Halifax is reportedly dealing with a mountain of mortgage holiday requests, where homeowners hit by the UK coronavirus crisis ask for time off paying their mortgages.

“Our priority remains the wellbeing of our colleagues and customers and we’re closely monitoring the developing situation and continue to follow official guidelines,” Halifax said.

“This has had a direct impact on our available processing resource and we have therefore withdrawn new mortgage and remortgage products across our residential range with a loan-to-value ratio of over 60 per cent.”

Banking body UK Finance said banks would extend mortgage offers for buyers who have agreed to purchase a property by three months. That could help them move at a later date.

Chief executive Stephen Jones said: “Lenders recognise that many people looking to move into their new home are facing significant stress and uncertainty due to the impacts of coronavirus. Current social distancing measures mean many house moves will need to be delayed.

Where people have already exchanged contracts for house purchases and set dates for completion … all mortgage lenders are working to find ways to enable customers who have exchanged contracts to extend their mortgage offer for up to three months to enable them to move at a later date.”

He added that lenders will help buyers “manage their finances as a matter of urgency” if their financial circumstances change due to the UK coronavirus fallout within the three-month mortgage offer extension period.

Meanwhile, banks have held discussions with the government over the coronavirus crisis’ impact on the UK housing market. The pandemic has made it impractical for banks to undertake surveys and complete paperwork.

It comes as economists warned the UK housing market will take a big hit from coronavirus.

As house prices recovered from Brexit, experts have predicted a huge blow from the UK coronavirus fallout. Yesterday Zoopla predicted the outbreak could knock transactions 60 per cent lower.

By Joe Curtis

Source: City AM

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Coronavirus to bring UK house prices growth to ‘juddering halt’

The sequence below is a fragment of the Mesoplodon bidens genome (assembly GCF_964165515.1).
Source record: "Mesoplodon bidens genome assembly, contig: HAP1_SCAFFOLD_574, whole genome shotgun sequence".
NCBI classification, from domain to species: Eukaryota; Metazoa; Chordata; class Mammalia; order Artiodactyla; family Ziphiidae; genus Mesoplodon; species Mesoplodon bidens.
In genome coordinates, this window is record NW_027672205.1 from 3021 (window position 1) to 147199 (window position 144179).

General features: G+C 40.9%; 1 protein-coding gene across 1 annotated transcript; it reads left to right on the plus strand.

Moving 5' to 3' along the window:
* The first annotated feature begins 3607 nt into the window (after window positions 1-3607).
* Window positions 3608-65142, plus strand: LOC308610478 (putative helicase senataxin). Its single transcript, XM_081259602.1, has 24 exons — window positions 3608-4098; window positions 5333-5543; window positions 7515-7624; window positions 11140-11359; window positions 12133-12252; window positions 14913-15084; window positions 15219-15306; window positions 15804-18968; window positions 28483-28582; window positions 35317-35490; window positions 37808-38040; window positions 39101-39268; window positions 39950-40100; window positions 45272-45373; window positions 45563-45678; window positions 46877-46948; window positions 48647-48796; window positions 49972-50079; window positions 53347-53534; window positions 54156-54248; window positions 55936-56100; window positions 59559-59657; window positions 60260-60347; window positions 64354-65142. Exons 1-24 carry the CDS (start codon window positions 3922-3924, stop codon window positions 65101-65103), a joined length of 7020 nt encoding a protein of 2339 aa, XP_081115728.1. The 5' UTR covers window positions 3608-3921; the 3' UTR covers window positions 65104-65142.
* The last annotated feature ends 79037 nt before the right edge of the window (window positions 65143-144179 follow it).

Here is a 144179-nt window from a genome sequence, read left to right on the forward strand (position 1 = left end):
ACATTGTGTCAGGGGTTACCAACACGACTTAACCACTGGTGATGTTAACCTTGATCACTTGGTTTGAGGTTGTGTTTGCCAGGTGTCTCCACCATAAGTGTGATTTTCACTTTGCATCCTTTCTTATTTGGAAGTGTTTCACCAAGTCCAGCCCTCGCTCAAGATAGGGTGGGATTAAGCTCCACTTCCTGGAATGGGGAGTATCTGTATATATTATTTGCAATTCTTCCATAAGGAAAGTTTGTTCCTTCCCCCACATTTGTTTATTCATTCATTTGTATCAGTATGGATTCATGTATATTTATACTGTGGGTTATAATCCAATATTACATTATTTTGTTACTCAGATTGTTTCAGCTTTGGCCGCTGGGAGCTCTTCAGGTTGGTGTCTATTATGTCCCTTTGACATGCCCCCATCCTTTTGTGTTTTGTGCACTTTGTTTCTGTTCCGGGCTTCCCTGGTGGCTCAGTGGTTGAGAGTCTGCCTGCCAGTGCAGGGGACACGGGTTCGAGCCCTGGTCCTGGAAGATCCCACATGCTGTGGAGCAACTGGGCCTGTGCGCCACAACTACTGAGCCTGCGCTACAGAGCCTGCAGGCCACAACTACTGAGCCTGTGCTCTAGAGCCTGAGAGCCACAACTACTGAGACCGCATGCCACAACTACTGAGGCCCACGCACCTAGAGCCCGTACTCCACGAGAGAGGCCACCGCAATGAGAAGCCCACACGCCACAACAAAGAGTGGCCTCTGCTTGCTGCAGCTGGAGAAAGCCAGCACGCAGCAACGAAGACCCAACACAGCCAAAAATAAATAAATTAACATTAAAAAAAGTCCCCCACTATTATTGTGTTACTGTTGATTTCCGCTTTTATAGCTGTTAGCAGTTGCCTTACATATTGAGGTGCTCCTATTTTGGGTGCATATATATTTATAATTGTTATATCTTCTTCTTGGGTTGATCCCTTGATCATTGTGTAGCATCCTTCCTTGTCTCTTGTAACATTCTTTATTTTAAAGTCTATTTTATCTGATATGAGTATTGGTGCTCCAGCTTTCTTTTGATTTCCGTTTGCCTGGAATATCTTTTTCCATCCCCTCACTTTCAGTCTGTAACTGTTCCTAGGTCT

The coronavirus outbreak is set to bring UK house prices to a “juddering halt” in the coming months, a top economist warned today.

UK house prices fell 1.1 per cent between December and January. But they were 1.3 per cent up on the previous year, data released today showed.

The Office for National Statistics said UK house prices increased 1.3 per cent over the year to January. That was down from 1.7 per cent growth in December.

Average UK house prices increased 1.1 per cent over the year in England to £247,000. In Wales they rose two per cent to £162,000. And they were 1.6 per cent up in Scotland to £152,000, and 2.5 per cent higher in Northern Ireland to £140,000.

London house prices grew 1.4 per cent over the year.

Howard Archer, chief economic adviser to the EY Item Club, said the data showed the housing market was in a relatively good place following December’s election.

Coronavirus to harm UK house prices’ Brexit recovery

But he warned said coronavirus was likely to stop growth in its tracks.

“The late-2019, early-2020 upturn in the housing market looks certain to be brought to a juddering halt by the impact of coronavirus on the economy,” he said.

Miles Robinson, head of mortgages at online mortgage broker Trussle, added the coronavirus outbreak will deal a blow to UK house prices.

“We can’t ignore the elephant in the room,” he said. “Pressure is mounting on the economy as the coronavirus outbreak escalates. As it stands, we’re yet to see its full impact on the housing market.

“With more stringent government guidelines now in place… sellers may see a drop in property viewings for at least three weeks.

“Many existing homeowners will have been financially affected by the outbreak. The chancellor’s announcement to freeze mortgage repayments will help to reassure those who are worried about their ability to make their monthly payments.”

Archer said data from other sources such as the Bank of England and a survey from Halifax showed the UK housing market was in good shape before the crisis hit.

The Halifax survey showed a 2.9 per cent increase in UK house prices in the three months to February.

However, a recent survey from the Royal Institute of Chartered Surveyors (RICS) showed early evidence of the possible impact of coronavirus.

The RICS survey said: “Although near term sales expectations remain positive, optimism has moderated somewhat, with anecdotal evidence suggesting concerns over the economic impact of the coronavirus are weighing on the outlook to some extent.”